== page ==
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The Good, the Bad and the Uncertain: Bioenergy Use in the European Union

George Philippidis, Heleen Bartelings (), John Helming (), Robert M’barek, Edward Smeets () and Hans Van Meijl ()
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Heleen Bartelings: Wageningen Economic Research, Wageningen University and Research, Alexanderveld 5, 2585 The Hague, The Netherlands
John Helming: Wageningen Economic Research, Wageningen University and Research, Alexanderveld 5, 2585 The Hague, The Netherlands
Robert M’barek: Joint Research Centre, European Commission, 41092 Seville, Spain
Edward Smeets: Wageningen Economic Research, Wageningen University and Research, Alexanderveld 5, 2585 The Hague, The Netherlands
Hans Van Meijl: Wageningen Economic Research, Wageningen University and Research, Alexanderveld 5, 2585 The Hague, The Netherlands

Energies, 2018, vol. 11, issue 10, 1-19

Abstract: As the EU is moving towards a low carbon economy and seeks to further develop its renewable energy policy, this paper quantitatively investigates the impact of plausible energy market reforms from the perspective of bio-renewables. Employing a state-of-the-art biobased variant of a computable general equilibrium model, this study assesses the perceived medium-term benefits, risks and trade-offs which arise from an advanced biofuels plan, two exploratory scenarios of a more ‘sustainable’ conventional biofuels plan and a ‘no-mandate’ scenario. Consistent with more recent studies, none of the scenarios considered present significant challenges to EU food-security or agricultural land usage. An illustrative advanced biofuels plan simulation requires non-trivial public support to implement whilst a degree of competition for biomass with (high-value) advanced biomass material industries is observed. On the other hand, it significantly alleviates land use pressures, whilst lignocellulose biomass prices are not expected to increase to unsustainable levels. Clearly, these observations are subject to assumptions on technological change, sustainable biomass limits, expected trends in fossil fuel prices and EU access to third-country trade. With these same caveats in mind, the switch to increased bioethanol production does not result in significant market tensions in biomass markets.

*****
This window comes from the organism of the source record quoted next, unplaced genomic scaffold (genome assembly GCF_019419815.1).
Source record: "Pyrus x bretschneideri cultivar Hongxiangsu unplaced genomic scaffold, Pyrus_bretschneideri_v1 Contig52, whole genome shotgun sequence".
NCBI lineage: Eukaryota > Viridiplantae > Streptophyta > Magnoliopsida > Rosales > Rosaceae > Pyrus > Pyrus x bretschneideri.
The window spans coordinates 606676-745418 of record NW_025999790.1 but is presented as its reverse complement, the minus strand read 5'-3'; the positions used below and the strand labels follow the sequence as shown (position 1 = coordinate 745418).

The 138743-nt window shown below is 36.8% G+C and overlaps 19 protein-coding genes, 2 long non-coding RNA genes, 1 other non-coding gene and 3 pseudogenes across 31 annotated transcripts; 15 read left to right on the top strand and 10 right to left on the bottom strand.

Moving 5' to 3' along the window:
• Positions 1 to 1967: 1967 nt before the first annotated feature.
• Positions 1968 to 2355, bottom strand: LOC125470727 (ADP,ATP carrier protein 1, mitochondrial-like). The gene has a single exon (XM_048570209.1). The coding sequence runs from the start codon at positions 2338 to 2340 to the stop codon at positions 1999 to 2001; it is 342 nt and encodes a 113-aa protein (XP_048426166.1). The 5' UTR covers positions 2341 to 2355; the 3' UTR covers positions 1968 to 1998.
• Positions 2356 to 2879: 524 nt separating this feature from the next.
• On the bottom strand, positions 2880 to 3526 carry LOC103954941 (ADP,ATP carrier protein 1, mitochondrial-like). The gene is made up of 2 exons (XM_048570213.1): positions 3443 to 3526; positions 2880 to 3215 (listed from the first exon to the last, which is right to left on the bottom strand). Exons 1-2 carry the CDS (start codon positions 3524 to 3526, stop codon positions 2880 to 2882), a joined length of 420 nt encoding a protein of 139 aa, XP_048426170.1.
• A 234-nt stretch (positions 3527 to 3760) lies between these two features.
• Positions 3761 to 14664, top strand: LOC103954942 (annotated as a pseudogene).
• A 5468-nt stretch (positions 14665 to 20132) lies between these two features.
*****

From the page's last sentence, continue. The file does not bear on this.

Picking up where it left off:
Keywords: biomass; bio-energy; bio-chemicals; advanced technologies; agricultural production; trade; land use; economic modelling; MAGNET model (search for similar items in EconPapers)
JEL-codes: Q Q0 Q4 Q40 Q41 Q42 Q43 Q47 Q48 Q49 (search for similar items in EconPapers)
Date: 2018
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